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Thread: Ubiquiti & PoE Story

  1. #1
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    Default Ubiquiti & PoE Story

    So. Have a small networking story to share with some equipment at home. Just FYI in case you attempt something similar.

    So my setup involves an ER-X and a PoE Unifi AP. I had the setup with passthrough PoE to the AP so that I'd use one power adapter for both devices. Everything was up and working fine, however I realized I had periodic slow speeds. No idea why. When the speeds dropped I would check all kinds of things and started blaming FLOW.

    Ping to the ER-X would be fine but I'd have dropped packets to the modem. Direct connections to the modem would give full speeds but through my AP it would be greatly reduced and fluctuating. No idea why because the Ubiquiti should give me better quality connectivity (and control) overall.

    After changing out some of the cables to CAT6 - this after I replugged cables and things worked from the slow speeds - the speeds dropped again and I couldn't figure why. I decided to try one last thing.

    I used a power adapter for the ER-X and the PoE injector for the AP only instead of using the passthrough. So far it's been 2 days and no problems so far. Speed tests have been consistently good with or without other devices using internet.

    If this works for the rest of the week with no other speed drops - it will be a lesson in overall power/usage by the devices. I had thought that the small power draw from the ER-X should not degrade the service from the AP - but it may not work like that at all.

    So in summary - if you have PoE equipment that offers passthrough. Unless you're SURE that the provided power from the PoE will be able to supply both devices - use direct power. There's also the fact that the ER-X carries a fuse internally and limits the overall power going through - so the AP may need more for certain operations and it may be bottlenecked by being shared through the ER-X.

    The solution would have been to use a PoE switch, but I didn't have one available and was just testing. But hopefully you won't make the same mistake or if you're considering something similar you'll know what to expect.
    Knowing the solution doesn't mean knowing the method. Yet answering correctly and regurgitation are considered "learning" and "knowledge".

  2. #2
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    I know this thread is a few months old, but I thought I should mention something here for anyone else considering a similar setup.

    When using PoE hardware, pay attention to the PoE standard supported at the PoE switch and the PoE-powered AP that you intend to use. I have this same router, but I chose to use a US-8-60W as my PoE switch to supply a UAP-AC-Pro and a UAP-AC-LR. If you look at the UAP-AC-Pro’s data sheet, it explicitly states that it requires 48V passive PoE (802.3af/bt) with a maximum power consumption of 9W, while the UAP-AC-LR will be satisfied with 24V passive PoE (802.3af/A) with a 6.5W maximum power consumption.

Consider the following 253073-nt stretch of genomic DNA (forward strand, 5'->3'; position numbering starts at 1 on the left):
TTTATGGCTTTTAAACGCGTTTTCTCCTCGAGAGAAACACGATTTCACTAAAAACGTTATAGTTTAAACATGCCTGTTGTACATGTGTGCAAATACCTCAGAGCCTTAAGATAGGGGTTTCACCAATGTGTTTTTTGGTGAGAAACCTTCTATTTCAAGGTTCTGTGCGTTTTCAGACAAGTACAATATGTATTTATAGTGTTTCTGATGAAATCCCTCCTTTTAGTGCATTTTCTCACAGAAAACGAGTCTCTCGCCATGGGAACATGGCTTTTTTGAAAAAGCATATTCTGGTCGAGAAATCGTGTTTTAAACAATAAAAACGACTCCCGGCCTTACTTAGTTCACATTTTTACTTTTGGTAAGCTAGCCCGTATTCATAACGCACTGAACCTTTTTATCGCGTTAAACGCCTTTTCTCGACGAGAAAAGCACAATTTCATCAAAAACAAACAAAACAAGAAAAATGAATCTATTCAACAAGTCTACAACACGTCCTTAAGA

The ER-X wouldn’t be able to supply the Pro, but it could probably be sufficient for the LR. That being said, even Ubiquiti admits that a more powerful input source might be required (see page 4 of the documentation) over the power adapter that comes with the ER-X, as the EdgeRouter can consume up to 5W by itself.

    So, sticking with the PoE injector that came with the AP is the safest option and less likely to require spending more money. But if you do decide to not use the PoE injector, you’ll need to upgrade the power adapter of the ER-X, provide the ER-X with PoE-in power or use a dedicated PoE switch with an adequate power budget and supported standards for the AP(s) you wish to use.

  3. #3
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    Agreed and correct. Some users have also used higher output adapters with the ER-X to compensate for the added power draw. I wasn't going to do this as there is the potential to fry the ER-X if the output is too high.

    Quote Originally Posted by Falcon1986 View Post
    I know this thread is a few months old, but I thought I should mention something here for anyone else considering a similar setup.

    When using PoE hardware, pay attention to the PoE standard supported at the PoE switch and the PoE-powered AP that you intend to use. I have this same router, but I chose to use a US-8-60W as my PoE switch to supply a UAP-AC-Pro and a UAP-AC-LR. If you look at the UAP-AC-Pro’s data sheet, it explicitly states that it requires 48V passive PoE (802.3af/bt) with a maximum power consumption of 9W, while the UAP-AC-LR will be satisfied with 24V passive PoE (802.3af/A) with a 6.5W maximum power consumption.

    The ER-X wouldn’t be able to supply the Pro, but it could probably be sufficient for the LR. That being said, even Ubiquiti admits that a more powerful input source might be required (see page 4 of the documentation) over the power adapter that comes with the ER-X, as the EdgeRouter can consume up to 5W by itself.

    So, sticking with the PoE injector that came with the AP is the safest option and less likely to require spending more money. But if you do decide to not use the PoE injector, you’ll need to upgrade the power adapter of the ER-X, provide the ER-X with PoE-in power or use a dedicated PoE switch with an adequate power budget and supported standards for the AP(s) you wish to use.
    Knowing the solution doesn't mean knowing the method. Yet answering correctly and regurgitation are considered "learning" and "knowledge".

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